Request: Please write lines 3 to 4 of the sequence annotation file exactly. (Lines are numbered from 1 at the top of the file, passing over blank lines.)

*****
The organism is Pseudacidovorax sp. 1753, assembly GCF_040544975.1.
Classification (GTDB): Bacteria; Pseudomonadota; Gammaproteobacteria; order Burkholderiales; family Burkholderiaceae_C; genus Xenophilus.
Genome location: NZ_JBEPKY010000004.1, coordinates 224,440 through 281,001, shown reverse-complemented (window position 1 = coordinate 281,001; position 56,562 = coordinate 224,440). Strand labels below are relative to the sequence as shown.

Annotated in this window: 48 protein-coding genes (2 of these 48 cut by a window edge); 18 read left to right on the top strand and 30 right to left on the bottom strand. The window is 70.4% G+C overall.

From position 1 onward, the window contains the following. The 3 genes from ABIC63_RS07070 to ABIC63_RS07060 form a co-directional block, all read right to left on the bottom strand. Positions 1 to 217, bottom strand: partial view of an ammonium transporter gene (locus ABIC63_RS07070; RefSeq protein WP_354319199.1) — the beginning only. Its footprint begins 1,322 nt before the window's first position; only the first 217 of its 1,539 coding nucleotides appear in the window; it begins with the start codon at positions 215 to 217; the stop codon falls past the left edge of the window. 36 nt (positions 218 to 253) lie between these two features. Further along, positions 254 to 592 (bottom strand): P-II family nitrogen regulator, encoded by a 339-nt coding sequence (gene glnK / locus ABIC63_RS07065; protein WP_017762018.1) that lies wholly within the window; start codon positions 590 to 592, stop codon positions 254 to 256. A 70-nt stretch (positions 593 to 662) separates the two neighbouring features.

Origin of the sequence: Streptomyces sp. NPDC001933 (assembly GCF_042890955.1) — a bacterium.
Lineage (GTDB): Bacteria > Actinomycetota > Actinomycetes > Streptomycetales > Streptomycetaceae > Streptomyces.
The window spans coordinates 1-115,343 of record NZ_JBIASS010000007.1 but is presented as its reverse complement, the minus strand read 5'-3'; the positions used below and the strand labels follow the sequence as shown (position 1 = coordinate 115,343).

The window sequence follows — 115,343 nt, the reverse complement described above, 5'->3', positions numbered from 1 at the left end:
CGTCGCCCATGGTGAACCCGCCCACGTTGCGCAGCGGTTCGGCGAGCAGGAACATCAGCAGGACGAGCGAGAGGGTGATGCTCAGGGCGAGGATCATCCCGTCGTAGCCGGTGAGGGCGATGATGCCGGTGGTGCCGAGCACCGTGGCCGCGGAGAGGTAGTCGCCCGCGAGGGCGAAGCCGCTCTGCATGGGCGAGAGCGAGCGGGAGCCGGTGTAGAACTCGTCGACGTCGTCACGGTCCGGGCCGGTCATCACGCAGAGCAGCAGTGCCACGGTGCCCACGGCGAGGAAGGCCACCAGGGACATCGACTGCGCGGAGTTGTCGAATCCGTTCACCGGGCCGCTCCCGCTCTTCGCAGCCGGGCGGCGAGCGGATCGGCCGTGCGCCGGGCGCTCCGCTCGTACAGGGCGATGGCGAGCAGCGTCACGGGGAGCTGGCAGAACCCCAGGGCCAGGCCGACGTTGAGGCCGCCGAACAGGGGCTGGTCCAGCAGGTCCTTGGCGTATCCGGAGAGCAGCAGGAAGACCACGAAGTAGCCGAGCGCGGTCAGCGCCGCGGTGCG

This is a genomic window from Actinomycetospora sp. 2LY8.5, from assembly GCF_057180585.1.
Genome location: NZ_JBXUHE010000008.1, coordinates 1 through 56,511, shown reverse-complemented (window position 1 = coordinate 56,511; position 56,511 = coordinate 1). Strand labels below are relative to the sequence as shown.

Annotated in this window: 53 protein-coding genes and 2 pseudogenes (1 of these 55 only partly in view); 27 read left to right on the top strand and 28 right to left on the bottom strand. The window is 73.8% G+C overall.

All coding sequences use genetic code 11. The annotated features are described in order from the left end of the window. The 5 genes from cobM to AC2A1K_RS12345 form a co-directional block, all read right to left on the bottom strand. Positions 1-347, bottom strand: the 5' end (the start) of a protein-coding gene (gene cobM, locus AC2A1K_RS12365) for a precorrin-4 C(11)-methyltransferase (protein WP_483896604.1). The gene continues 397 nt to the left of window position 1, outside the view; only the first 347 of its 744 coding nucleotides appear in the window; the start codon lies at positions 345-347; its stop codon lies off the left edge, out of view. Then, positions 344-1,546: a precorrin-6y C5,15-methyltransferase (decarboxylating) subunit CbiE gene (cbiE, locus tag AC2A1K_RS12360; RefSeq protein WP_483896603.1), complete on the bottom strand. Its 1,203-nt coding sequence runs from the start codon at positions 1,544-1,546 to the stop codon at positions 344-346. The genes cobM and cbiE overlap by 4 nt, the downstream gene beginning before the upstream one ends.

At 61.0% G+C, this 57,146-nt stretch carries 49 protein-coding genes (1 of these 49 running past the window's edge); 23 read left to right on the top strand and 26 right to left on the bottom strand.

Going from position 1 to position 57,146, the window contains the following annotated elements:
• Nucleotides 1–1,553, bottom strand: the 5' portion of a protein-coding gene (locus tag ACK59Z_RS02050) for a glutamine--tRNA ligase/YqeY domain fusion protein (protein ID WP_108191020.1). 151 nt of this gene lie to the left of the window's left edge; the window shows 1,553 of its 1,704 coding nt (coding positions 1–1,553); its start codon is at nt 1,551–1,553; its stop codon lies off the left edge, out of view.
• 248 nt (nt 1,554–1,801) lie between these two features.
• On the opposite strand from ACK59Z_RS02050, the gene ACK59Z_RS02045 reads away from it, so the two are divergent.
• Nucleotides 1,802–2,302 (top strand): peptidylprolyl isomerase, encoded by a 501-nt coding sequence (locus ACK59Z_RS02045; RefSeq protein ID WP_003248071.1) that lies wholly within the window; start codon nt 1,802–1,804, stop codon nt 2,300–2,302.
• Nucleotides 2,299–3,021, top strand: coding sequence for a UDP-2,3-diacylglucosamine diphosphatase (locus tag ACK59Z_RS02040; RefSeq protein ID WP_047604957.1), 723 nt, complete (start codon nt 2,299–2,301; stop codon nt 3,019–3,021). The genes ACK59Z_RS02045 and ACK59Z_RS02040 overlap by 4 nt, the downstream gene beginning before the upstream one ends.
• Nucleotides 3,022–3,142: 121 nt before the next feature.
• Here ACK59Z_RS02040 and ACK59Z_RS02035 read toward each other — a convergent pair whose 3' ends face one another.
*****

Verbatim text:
Genome location: NZ_JBEPKY010000004.1, coordinates 224,440 through 281,001, shown reverse-complemented (window position 1 = coordinate 281,001; position 56,562 = coordinate 224,440). Strand labels below are relative to the sequence as shown.

Annotated in this window: 48 protein-coding genes (2 of these 48 cut by a window edge); 18 read left to right on the top strand and 30 right to left on the bottom strand. The window is 70.4% G+C overall.